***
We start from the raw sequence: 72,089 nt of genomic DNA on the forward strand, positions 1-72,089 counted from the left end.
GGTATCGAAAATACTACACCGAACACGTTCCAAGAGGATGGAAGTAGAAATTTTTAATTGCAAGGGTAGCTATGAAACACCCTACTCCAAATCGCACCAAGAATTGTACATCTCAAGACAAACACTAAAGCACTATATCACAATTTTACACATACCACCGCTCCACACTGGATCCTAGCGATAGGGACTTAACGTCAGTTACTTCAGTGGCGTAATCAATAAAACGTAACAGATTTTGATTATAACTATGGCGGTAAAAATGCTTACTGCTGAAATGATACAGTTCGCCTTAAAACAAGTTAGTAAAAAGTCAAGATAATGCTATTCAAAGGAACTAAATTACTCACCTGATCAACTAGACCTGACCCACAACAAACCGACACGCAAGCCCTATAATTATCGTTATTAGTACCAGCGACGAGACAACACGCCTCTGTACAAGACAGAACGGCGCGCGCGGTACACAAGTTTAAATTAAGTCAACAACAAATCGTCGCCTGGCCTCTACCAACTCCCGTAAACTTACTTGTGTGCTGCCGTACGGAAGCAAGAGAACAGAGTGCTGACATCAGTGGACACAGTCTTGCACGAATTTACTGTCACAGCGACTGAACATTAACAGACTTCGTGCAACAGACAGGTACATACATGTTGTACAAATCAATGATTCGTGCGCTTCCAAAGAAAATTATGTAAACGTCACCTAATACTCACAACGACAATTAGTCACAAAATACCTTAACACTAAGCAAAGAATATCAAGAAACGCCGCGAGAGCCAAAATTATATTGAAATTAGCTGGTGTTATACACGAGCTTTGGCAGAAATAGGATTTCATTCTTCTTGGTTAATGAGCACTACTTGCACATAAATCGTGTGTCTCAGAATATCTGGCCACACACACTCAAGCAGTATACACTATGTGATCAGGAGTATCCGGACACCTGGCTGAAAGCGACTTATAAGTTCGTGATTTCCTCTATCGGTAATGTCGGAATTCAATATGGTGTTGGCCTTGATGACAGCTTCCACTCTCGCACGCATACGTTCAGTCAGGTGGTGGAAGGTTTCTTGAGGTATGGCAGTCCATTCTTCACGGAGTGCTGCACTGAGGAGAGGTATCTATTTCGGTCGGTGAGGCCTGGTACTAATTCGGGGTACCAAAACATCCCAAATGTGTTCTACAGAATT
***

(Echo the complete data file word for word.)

We start from the raw sequence: 72,089 nt of genomic DNA on the forward strand, positions 1-72,089 counted from the left end.
GGTATCGAAAATACTACACCGAACACGTTCCAAGAGGATGGAAGTAGAAATTTTTAATTGCAAGGGTAGCTATGAAACACCCTACTCCAAATCGCACCAAGAATTGTACATCTCAAGACAAACACTAAAGCACTATATCACAATTTTACACATACCACCGCTCCACACTGGATCCTAGCGATAGGGACTTAACGTCAGTTACTTCAGTGGCGTAATCAATAAAACGTAACAGATTTTGATTATAACTATGGCGGTAAAAATGCTTACTGCTGAAATGATACAGTTCGCCTTAAAACAAGTTAGTAAAAAGTCAAGATAATGCTATTCAAAGGAACTAAATTACTCACCTGATCAACTAGACCTGACCCACAACAAACCGACACGCAAGCCCTATAATTATCGTTATTAGTACCAGCGACGAGACAACACGCCTCTGTACAAGACAGAACGGCGCGCGCGGTACACAAGTTTAAATTAAGTCAACAACAAATCGTCGCCTGGCCTCTACCAACTCCCGTAAACTTACTTGTGTGCTGCCGTACGGAAGCAAGAGAACAGAGTGCTGACATCAGTGGACACAGTCTTGCACGAATTTACTGTCACAGCGACTGAACATTAACAGACTTCGTGCAACAGACAGGTACATACATGTTGTACAAATCAATGATTCGTGCGCTTCCAAAGAAAATTATGTAAACGTCACCTAATACTCACAACGACAATTAGTCACAAAATACCTTAACACTAAGCAAAGAATATCAAGAAACGCCGCGAGAGCCAAAATTATATTGAAATTAGCTGGTGTTATACACGAGCTTTGGCAGAAATAGGATTTCATTCTTCTTGGTTAATGAGCACTACTTGCACATAAATCGTGTGTCTCAGAATATCTGGCCACACACACTCAAGCAGTATACACTATGTGATCAGGAGTATCCGGACACCTGGCTGAAAGCGACTTATAAGTTCGTGATTTCCTCTATCGGTAATGTCGGAATTCAATATGGTGTTGGCCTTGATGACAGCTTCCACTCTCGCACGCATACGTTCAGTCAGGTGGTGGAAGGTTTCTTGAGGTATGGCAGTCCATTCTTCACGGAGTGCTGCACTGAGGAGAGGTATCTATTTCGGTCGGTGAGGCCTGGTACTAATTCGGGGTACCAAAACATCCCAAATGTGTTCTACAGAATT